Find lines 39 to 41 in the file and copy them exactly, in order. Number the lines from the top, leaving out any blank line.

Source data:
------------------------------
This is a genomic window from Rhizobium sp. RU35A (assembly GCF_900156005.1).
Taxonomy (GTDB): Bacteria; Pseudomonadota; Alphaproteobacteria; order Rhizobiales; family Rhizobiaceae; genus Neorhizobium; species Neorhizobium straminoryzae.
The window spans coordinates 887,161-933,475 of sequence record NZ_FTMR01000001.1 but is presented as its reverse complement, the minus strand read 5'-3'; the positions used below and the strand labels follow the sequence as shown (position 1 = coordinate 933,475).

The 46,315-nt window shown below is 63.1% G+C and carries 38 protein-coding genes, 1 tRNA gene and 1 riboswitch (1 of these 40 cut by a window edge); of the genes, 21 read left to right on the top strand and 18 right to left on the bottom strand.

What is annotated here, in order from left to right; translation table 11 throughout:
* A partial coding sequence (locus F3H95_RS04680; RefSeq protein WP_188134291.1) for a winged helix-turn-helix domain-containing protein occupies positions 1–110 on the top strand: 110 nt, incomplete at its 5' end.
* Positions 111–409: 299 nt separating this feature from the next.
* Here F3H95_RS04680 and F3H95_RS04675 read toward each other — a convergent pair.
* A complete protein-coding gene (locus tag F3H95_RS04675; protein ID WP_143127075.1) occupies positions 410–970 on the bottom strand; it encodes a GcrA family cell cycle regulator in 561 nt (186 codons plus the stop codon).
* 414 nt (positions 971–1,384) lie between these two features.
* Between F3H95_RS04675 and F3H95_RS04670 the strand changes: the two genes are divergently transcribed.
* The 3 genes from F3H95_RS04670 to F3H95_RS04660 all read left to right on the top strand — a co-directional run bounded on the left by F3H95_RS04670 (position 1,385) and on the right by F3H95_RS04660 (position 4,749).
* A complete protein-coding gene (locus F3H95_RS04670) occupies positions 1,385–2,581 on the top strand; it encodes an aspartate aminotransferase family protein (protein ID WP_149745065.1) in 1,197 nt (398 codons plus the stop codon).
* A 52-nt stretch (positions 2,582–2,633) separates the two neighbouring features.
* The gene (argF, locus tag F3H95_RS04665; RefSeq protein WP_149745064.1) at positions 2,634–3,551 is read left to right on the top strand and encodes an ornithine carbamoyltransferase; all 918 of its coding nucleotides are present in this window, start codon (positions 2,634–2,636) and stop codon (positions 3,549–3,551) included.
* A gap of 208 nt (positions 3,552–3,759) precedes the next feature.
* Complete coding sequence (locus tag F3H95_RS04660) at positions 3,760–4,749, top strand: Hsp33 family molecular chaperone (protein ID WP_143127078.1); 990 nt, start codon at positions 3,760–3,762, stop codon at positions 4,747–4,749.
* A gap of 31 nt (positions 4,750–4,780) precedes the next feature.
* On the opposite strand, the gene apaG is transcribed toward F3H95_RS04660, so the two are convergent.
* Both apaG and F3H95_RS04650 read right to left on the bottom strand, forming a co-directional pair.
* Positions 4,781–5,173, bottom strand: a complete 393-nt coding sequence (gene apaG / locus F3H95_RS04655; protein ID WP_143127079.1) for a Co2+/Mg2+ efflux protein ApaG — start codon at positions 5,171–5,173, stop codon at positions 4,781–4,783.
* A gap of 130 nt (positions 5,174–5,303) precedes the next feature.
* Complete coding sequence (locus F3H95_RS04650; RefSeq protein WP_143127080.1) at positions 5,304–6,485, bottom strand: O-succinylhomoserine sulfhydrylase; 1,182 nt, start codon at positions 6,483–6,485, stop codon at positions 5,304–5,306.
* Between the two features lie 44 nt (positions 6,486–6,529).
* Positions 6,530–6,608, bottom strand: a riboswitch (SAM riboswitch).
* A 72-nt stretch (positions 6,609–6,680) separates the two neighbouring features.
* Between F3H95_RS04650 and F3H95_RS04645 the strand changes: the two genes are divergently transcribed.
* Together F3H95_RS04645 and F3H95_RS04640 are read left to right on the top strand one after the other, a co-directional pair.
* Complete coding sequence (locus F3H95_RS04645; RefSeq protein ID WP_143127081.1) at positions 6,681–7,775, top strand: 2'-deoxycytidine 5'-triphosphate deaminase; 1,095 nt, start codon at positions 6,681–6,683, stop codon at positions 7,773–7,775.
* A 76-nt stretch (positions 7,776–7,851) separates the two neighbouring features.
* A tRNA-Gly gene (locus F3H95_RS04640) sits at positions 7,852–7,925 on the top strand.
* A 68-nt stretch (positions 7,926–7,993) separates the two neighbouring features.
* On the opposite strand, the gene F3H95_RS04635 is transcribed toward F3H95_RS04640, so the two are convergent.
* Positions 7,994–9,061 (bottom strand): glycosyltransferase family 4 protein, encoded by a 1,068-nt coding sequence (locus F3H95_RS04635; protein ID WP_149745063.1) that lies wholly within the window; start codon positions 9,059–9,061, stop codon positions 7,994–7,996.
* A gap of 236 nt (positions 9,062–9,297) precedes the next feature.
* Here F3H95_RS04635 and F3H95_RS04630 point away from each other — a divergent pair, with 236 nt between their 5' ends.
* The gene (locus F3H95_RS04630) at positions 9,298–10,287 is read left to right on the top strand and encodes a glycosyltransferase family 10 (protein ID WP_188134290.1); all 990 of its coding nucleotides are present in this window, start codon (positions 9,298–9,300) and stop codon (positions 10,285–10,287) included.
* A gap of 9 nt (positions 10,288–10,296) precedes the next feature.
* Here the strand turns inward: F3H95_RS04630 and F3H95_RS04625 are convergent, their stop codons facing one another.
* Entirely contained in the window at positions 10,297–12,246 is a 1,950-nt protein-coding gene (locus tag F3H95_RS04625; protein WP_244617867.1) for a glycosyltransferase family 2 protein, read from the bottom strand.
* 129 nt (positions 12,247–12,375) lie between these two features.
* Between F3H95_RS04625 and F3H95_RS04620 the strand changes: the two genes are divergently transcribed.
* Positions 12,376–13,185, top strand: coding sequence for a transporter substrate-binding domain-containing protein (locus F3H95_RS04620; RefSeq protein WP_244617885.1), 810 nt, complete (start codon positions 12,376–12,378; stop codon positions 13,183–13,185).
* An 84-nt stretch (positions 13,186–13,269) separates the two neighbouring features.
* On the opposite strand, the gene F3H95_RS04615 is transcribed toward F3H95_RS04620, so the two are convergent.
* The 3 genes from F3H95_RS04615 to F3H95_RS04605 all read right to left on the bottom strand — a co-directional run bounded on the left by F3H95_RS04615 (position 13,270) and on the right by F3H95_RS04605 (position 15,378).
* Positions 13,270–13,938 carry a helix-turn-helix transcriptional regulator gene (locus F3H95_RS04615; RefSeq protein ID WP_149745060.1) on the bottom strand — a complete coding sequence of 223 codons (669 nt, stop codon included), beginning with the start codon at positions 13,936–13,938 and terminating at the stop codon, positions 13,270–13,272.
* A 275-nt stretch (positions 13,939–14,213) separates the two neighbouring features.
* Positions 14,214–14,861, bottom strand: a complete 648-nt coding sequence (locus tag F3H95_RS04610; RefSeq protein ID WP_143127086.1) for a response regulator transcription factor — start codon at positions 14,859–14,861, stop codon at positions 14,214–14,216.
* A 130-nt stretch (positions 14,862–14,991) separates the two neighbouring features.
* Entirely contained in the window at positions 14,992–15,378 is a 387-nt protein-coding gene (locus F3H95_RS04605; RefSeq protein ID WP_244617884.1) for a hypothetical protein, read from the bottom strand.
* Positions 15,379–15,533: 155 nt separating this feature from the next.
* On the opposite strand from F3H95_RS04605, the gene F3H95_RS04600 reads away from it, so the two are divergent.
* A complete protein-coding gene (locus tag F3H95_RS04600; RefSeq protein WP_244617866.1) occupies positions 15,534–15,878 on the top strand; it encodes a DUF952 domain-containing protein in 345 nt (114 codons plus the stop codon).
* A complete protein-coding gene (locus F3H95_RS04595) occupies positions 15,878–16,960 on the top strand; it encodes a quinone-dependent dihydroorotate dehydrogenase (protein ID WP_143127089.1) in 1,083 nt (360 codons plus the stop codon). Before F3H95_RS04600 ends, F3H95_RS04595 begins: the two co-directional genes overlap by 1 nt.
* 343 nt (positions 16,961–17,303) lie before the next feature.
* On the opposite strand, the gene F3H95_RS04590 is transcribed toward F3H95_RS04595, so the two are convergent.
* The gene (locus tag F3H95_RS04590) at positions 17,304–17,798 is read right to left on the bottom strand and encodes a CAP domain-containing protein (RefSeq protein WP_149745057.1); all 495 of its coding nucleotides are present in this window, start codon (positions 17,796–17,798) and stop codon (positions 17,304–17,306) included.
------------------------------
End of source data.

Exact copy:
* Here the strand turns inward: F3H95_RS04630 and F3H95_RS04625 are convergent, their stop codons facing one another.
* Entirely contained in the window at positions 10,297–12,246 is a 1,950-nt protein-coding gene (locus tag F3H95_RS04625; protein WP_244617867.1) for a glycosyltransferase family 2 protein, read from the bottom strand.
* 129 nt (positions 12,247–12,375) lie between these two features.